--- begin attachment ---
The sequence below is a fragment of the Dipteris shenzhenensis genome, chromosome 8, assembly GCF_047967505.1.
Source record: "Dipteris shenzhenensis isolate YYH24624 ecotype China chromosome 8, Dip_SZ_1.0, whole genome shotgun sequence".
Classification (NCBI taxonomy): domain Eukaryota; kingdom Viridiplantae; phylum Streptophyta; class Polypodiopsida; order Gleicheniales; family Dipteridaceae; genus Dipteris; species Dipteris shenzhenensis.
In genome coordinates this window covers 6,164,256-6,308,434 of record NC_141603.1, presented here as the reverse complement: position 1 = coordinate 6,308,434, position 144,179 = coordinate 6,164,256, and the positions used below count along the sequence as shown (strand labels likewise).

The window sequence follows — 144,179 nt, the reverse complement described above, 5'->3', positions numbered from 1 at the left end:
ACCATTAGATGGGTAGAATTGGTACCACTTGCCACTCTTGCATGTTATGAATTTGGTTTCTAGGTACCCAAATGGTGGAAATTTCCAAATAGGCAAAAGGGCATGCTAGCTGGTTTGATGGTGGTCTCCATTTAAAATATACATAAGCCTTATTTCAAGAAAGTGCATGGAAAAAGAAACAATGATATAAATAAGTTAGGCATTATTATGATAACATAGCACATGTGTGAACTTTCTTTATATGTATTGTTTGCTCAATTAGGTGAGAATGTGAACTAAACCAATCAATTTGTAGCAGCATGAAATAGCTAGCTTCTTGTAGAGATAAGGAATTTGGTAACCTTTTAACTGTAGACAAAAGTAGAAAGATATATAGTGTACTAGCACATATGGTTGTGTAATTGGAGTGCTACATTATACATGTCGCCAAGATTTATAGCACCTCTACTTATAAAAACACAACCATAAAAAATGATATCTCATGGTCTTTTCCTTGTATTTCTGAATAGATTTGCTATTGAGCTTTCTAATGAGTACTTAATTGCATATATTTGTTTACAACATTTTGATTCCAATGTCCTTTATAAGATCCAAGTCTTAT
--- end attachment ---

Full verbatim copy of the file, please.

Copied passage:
The sequence below is a fragment of the Dipteris shenzhenensis genome, chromosome 8, assembly GCF_047967505.1.
Source record: "Dipteris shenzhenensis isolate YYH24624 ecotype China chromosome 8, Dip_SZ_1.0, whole genome shotgun sequence".
Classification (NCBI taxonomy): domain Eukaryota; kingdom Viridiplantae; phylum Streptophyta; class Polypodiopsida; order Gleicheniales; family Dipteridaceae; genus Dipteris; species Dipteris shenzhenensis.
In genome coordinates this window covers 6,164,256-6,308,434 of record NC_141603.1, presented here as the reverse complement: position 1 = coordinate 6,308,434, position 144,179 = coordinate 6,164,256, and the positions used below count along the sequence as shown (strand labels likewise).

The window sequence follows — 144,179 nt, the reverse complement described above, 5'->3', positions numbered from 1 at the left end:
ACCATTAGATGGGTAGAATTGGTACCACTTGCCACTCTTGCATGTTATGAATTTGGTTTCTAGGTACCCAAATGGTGGAAATTTCCAAATAGGCAAAAGGGCATGCTAGCTGGTTTGATGGTGGTCTCCATTTAAAATATACATAAGCCTTATTTCAAGAAAGTGCATGGAAAAAGAAACAATGATATAAATAAGTTAGGCATTATTATGATAACATAGCACATGTGTGAACTTTCTTTATATGTATTGTTTGCTCAATTAGGTGAGAATGTGAACTAAACCAATCAATTTGTAGCAGCATGAAATAGCTAGCTTCTTGTAGAGATAAGGAATTTGGTAACCTTTTAACTGTAGACAAAAGTAGAAAGATATATAGTGTACTAGCACATATGGTTGTGTAATTGGAGTGCTACATTATACATGTCGCCAAGATTTATAGCACCTCTACTTATAAAAACACAACCATAAAAAATGATATCTCATGGTCTTTTCCTTGTATTTCTGAATAGATTTGCTATTGAGCTTTCTAATGAGTACTTAATTGCATATATTTGTTTACAACATTTTGATTCCAATGTCCTTTATAAGATCCAAGTCTTAT